How not to Run a Marathon

My father has competed in over 69 marathons, all in a span of less than 20 years!  By the time I was 16, he’d run over 80% of those races, and I approached him to train me to run the Philadelphia marathon.  I figured it would be a good idea to train with someone who knew what he was doing before I actually attempted to run one. I also kind of figured I really didn’t fully qualify as his son until I ran one.  But my goal was one. Just one. Because I had good motivation and excellent training, it only took one attempt – goal achieved.  I’m 47 now and haven’t run one since. Not thinking of it either.

Here’s the ironic part. Despite his obvious acumen in marathon running, my dad didn’t actually set the bar high in terms of proper training for his first marathon.  I just learned recently a little about that first race.  Here’s how not to train for a marathon...  He ran long distances (15+ miles) daily up to the actual day of the marathon. Wrong. He ran with two different shoes! He liked them both and couldn’t decide! Way wrong! He turned his ankle several days before and ran anyway, without proper medical attention. Dangerously wrong! He wrapped his own ace bandage and moved it to his thigh when that was hurting along the way. As it was eventually just dangling from his leg, he ripped it off entirely because it looked bad! Wrong. I don’t even remember if he actually finished that race, but I do know that he eventually figured out how to train properly as he went on to finish a total of 66 marathons.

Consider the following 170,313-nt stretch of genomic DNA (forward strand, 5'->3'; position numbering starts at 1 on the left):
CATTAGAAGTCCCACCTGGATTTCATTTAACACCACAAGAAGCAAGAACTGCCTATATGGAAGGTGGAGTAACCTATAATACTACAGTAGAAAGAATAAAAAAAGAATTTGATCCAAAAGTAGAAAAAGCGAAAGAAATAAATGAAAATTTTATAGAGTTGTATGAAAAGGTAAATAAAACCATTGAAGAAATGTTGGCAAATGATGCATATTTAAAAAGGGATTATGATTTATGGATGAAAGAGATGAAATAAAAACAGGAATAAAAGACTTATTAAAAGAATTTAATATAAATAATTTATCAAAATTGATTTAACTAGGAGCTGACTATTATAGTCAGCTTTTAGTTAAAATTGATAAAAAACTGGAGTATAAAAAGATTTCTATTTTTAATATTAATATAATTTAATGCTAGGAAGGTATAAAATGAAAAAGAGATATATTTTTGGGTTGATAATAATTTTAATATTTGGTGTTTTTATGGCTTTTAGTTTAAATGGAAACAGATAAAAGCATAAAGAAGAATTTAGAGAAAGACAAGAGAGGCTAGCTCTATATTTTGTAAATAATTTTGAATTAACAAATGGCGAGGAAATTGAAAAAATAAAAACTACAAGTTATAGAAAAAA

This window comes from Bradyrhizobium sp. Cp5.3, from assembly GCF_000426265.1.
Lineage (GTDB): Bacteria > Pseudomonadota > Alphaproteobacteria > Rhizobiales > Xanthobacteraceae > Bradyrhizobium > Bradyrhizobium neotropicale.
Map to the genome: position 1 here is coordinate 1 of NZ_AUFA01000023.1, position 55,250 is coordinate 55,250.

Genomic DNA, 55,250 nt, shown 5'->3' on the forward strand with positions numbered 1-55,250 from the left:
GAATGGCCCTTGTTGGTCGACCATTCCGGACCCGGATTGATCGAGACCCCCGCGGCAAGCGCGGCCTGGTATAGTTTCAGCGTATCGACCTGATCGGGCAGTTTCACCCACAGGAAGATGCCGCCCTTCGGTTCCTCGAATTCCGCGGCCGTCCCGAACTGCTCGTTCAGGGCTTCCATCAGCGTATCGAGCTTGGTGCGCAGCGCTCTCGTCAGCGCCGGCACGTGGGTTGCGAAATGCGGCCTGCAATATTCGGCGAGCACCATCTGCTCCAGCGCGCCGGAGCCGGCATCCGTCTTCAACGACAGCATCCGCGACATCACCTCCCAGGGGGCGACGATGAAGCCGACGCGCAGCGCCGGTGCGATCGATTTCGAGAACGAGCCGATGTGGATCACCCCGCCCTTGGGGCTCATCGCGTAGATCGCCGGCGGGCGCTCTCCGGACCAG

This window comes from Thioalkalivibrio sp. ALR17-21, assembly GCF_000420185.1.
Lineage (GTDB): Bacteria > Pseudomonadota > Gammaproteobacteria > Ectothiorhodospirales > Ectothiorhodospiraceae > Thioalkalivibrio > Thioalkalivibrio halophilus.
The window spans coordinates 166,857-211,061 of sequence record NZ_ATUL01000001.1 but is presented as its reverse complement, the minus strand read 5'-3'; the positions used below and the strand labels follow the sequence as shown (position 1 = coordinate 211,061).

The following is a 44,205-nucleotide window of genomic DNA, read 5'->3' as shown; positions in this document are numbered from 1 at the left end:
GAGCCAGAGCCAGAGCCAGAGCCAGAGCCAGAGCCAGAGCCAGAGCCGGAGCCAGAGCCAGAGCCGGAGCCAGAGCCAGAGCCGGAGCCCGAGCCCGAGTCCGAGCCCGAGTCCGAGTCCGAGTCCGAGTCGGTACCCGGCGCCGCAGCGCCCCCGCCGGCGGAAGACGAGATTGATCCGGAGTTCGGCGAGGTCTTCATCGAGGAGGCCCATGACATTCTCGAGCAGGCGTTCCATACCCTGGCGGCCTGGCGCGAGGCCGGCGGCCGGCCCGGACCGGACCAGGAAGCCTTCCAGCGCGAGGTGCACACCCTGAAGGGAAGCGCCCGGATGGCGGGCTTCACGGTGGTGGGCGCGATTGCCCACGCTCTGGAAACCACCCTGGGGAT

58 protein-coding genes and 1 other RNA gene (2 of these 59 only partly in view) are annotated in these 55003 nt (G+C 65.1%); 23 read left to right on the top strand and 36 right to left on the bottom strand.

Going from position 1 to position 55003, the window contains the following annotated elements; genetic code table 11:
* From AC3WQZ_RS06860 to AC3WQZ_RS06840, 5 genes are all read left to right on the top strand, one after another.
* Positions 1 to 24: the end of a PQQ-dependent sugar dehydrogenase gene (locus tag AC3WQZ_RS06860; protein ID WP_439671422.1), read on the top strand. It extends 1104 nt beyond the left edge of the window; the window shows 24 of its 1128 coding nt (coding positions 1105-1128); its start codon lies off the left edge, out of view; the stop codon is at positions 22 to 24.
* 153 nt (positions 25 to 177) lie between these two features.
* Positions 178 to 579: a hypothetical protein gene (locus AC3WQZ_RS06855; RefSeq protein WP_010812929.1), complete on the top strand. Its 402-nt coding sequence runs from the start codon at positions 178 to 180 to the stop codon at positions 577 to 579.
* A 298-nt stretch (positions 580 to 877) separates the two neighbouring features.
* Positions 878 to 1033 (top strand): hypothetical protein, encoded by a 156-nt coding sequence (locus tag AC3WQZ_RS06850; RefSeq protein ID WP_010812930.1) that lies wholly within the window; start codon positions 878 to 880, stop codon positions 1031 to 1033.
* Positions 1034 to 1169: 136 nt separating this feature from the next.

Here’s my transition into business application…The average manager gets into their first management role at the age of 27. Yet the average manager does not receive any formal training until the age of 42. Are you seeing an issue here? Why do most people get promoted into management? They performed well, were really smart and hung around a while – great prerequisite for managing, developing and guiding others, right? Wrong.  Jim Clifton (CEO of Gallup), in his recent book, The Coming Jobs War cited that America has an epidemic of disengaged employees in its workforce today – far more than any time measured in the past.  Poor management is one of the major culprits.   

Could your manager use a dose of How to Win Friends and Influence People? People skills are far overlooked, considered far too simplistic, yet is the very skill that glues the relationships of a team together – for the benefit of all. There’s certainly more to management training, but that would be a good start – before the manager starts!